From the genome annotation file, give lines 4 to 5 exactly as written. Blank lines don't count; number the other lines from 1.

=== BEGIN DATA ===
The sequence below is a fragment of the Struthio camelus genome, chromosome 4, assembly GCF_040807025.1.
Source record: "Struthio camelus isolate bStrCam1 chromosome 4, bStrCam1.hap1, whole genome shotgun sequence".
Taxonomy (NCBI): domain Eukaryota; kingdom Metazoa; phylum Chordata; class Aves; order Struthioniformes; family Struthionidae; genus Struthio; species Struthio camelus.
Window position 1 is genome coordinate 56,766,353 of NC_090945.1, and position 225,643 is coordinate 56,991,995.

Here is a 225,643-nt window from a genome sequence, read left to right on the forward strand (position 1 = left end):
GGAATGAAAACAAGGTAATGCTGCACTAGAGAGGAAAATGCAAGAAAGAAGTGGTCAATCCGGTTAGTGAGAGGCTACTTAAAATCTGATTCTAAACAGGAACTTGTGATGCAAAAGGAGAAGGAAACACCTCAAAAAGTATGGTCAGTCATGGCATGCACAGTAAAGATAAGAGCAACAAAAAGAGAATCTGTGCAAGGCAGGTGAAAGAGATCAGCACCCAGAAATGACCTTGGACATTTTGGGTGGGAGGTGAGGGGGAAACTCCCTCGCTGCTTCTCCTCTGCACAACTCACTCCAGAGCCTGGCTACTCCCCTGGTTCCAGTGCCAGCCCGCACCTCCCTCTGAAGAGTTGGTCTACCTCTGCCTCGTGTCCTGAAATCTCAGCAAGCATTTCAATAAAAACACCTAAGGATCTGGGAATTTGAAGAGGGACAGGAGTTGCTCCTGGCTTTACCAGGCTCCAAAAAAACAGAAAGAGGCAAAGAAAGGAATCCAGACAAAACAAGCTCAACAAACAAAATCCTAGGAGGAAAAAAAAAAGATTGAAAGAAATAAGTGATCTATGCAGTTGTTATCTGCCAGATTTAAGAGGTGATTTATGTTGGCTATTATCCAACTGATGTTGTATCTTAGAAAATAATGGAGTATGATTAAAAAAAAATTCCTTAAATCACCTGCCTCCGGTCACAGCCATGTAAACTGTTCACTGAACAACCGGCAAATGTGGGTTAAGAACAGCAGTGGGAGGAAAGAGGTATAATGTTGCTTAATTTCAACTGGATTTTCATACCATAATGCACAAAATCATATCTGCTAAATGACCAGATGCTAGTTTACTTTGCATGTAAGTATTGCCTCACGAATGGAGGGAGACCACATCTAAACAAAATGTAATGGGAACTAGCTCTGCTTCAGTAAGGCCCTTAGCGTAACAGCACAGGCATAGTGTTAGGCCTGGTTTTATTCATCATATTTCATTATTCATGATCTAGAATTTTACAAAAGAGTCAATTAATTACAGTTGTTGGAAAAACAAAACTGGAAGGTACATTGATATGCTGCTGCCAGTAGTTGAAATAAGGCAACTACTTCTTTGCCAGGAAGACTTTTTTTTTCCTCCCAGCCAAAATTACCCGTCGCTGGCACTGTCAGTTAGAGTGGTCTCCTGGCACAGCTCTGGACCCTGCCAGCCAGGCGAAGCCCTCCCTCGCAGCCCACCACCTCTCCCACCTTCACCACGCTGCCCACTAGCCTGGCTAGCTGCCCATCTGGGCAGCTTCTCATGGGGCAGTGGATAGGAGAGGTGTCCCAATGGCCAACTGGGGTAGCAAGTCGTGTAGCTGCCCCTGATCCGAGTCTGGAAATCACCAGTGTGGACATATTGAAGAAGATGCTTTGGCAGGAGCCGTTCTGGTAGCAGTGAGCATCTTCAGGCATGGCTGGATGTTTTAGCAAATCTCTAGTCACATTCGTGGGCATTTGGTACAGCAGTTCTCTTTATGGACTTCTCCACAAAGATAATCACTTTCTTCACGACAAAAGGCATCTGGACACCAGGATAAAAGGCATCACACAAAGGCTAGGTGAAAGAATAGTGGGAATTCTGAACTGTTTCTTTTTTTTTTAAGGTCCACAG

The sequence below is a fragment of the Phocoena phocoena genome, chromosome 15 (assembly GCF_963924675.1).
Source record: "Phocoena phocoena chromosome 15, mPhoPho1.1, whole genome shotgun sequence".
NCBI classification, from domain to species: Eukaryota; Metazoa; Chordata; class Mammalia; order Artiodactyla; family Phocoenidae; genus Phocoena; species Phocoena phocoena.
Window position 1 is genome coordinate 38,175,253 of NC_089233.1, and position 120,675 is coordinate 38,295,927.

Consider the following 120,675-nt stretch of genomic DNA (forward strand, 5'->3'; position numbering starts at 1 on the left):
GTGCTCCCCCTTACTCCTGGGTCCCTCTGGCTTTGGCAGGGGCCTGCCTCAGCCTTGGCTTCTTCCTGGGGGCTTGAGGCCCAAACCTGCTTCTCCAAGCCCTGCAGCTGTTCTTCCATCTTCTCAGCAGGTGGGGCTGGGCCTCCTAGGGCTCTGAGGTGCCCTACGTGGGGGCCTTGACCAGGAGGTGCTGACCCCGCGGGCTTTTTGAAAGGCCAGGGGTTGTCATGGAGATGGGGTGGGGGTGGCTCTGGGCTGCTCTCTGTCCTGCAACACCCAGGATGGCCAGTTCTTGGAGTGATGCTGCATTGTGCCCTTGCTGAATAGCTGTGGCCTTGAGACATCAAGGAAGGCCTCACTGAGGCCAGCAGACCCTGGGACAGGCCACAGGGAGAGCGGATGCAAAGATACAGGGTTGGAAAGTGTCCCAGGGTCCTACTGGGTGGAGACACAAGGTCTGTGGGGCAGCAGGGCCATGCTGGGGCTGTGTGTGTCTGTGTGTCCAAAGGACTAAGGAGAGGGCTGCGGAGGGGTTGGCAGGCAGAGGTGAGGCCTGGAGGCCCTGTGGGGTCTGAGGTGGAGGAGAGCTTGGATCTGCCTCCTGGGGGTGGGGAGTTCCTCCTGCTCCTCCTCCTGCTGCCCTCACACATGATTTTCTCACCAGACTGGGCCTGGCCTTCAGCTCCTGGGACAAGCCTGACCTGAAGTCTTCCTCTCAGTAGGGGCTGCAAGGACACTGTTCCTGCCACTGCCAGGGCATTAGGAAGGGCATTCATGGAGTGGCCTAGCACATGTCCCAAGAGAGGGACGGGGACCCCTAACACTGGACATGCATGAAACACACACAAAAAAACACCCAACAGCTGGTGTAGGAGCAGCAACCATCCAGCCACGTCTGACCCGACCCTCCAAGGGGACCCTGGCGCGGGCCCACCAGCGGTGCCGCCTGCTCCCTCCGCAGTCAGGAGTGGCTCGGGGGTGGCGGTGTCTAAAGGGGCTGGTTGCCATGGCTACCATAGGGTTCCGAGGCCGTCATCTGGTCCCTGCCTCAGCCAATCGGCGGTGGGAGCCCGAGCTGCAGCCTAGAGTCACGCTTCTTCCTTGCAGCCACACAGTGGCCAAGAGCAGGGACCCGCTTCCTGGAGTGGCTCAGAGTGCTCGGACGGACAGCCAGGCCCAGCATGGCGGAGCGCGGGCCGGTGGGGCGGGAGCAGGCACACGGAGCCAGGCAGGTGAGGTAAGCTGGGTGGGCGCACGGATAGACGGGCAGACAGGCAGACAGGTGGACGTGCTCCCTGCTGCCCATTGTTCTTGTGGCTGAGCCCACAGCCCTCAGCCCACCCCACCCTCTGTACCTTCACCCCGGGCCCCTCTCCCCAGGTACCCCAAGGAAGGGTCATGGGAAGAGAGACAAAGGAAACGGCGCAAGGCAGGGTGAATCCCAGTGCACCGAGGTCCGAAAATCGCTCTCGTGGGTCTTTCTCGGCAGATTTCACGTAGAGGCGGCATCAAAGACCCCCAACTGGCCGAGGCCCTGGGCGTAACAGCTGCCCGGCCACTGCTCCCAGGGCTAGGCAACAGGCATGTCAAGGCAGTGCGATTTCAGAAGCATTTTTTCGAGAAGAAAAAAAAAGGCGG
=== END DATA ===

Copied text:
Window position 1 is genome coordinate 56,766,353 of NC_090945.1, and position 225,643 is coordinate 56,991,995.

Here is a 225,643-nt window from a genome sequence, read left to right on the forward strand (position 1 = left end):